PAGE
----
(Boston Revised-12/12/12) New England Law | Boston: The UN General Assembly’s recent vote to accord Palestine the status of Non-Member State observer has broad implications for the question of Palestinian statehood in international law, says Professor John Cerone, director of the Center for International Law and Policy. Cerone believes this may be particularly relevant in regard to jurisdiction of the International Criminal Court (ICC).
His comprehensive analysis of the historic vote and its background, "Legal Implications of the UN General Assembly Vote to Accord Palestine the Status of Observer State," is available on the American Society of International Law's Insights website.
“Ultimately, whether or not the General Assembly vote was sufficient to affirm the statehood of Palestine in general or to satisfy statutory requirements in the context of the ICC, it will likely have a snowball effect,” he predicts. “The resolution increases the ability of Palestine to act like a state. The more it does so, the more clearly Palestine will satisfy the criteria for statehood. The train to statehood has clearly left the station.”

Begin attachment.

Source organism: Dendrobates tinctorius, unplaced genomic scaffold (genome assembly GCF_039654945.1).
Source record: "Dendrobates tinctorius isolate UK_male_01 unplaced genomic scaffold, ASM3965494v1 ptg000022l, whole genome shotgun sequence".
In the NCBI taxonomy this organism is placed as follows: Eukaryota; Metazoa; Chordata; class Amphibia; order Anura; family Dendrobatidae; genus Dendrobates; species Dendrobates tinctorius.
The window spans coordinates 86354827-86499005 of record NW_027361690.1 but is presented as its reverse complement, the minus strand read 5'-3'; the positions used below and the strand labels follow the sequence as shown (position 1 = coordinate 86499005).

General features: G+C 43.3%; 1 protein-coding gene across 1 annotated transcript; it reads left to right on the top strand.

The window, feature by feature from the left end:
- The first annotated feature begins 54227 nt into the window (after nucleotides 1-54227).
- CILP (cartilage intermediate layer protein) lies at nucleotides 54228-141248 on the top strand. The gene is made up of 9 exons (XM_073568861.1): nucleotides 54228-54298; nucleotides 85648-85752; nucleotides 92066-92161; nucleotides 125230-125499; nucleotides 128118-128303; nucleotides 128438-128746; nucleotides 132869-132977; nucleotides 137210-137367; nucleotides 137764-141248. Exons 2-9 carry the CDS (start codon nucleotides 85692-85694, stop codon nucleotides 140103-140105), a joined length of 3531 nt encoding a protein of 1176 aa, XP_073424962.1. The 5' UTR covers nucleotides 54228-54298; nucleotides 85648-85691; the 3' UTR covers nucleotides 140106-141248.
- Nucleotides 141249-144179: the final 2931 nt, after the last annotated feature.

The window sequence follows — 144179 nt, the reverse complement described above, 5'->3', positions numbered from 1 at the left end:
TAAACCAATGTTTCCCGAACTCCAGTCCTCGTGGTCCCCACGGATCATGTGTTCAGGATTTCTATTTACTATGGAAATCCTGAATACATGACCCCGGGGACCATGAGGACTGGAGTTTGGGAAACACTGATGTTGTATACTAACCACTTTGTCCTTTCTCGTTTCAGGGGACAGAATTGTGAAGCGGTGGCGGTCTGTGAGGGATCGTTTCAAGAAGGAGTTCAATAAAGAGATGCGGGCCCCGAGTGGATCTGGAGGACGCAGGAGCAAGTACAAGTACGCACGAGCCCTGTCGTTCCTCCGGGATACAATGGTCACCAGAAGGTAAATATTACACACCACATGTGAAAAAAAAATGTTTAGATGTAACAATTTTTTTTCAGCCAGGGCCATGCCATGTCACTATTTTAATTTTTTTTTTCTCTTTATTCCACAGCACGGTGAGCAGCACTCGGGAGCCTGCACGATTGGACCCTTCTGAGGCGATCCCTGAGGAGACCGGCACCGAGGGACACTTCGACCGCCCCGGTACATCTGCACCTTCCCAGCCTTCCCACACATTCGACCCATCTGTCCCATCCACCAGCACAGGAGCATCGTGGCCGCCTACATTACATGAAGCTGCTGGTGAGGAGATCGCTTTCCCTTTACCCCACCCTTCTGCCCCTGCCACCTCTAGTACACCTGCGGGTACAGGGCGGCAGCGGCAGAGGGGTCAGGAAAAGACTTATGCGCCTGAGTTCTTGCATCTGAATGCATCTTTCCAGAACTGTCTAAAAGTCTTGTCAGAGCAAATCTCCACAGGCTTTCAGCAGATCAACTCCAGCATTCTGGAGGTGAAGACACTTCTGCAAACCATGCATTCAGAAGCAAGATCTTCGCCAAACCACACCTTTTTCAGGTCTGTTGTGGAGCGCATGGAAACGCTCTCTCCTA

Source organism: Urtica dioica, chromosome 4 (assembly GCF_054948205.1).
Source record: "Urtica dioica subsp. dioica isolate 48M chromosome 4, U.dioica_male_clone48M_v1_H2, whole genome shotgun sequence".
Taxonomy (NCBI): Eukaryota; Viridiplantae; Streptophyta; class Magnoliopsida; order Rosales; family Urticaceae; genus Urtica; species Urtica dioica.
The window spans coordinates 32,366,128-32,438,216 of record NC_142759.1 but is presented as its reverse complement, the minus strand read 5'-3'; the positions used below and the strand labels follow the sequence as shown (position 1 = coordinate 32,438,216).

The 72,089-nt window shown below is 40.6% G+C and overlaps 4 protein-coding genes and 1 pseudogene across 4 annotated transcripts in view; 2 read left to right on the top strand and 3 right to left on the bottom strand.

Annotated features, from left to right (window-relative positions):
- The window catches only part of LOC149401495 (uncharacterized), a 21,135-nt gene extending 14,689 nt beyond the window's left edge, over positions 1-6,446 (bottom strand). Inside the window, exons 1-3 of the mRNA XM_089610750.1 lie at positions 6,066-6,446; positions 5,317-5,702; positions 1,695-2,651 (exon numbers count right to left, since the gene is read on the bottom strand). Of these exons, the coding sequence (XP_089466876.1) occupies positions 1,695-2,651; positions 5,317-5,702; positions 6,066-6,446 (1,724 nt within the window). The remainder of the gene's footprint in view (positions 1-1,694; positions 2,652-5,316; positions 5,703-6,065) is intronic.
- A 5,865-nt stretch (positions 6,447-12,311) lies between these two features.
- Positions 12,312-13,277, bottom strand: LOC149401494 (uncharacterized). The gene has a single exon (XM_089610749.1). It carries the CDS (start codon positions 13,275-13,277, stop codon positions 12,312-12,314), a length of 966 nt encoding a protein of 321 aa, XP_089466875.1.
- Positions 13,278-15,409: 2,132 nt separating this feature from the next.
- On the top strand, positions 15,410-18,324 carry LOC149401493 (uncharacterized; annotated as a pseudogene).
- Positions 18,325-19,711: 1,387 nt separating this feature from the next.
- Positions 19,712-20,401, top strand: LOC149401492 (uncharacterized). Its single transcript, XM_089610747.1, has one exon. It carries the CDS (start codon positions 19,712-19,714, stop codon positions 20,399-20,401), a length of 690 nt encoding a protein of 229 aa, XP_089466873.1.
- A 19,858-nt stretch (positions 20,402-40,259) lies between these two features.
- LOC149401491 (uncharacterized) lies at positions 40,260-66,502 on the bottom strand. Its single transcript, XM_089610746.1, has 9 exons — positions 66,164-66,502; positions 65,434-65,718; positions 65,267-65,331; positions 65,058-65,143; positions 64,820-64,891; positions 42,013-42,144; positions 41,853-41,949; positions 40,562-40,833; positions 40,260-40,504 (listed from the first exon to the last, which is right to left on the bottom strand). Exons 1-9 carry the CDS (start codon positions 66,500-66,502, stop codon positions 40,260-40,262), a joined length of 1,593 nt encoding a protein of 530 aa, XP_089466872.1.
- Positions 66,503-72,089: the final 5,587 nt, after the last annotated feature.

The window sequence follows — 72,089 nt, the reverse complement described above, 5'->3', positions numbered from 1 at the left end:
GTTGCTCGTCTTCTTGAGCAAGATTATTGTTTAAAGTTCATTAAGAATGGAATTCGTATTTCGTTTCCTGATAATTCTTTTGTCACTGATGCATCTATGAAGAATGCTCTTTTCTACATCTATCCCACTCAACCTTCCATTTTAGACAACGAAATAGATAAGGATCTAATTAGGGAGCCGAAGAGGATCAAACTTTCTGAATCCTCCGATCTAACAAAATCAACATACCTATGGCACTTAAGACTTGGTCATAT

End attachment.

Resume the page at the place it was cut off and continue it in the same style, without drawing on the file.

Cerone's examination of the issue is referenced in a December 12, 2012, Times of Israel article, "Is Palestine a state? That may depend on the Palestinians," and in a December 18, 2012, Globes (Israel business news) post, "The train to Palestinian statehoood has left the station."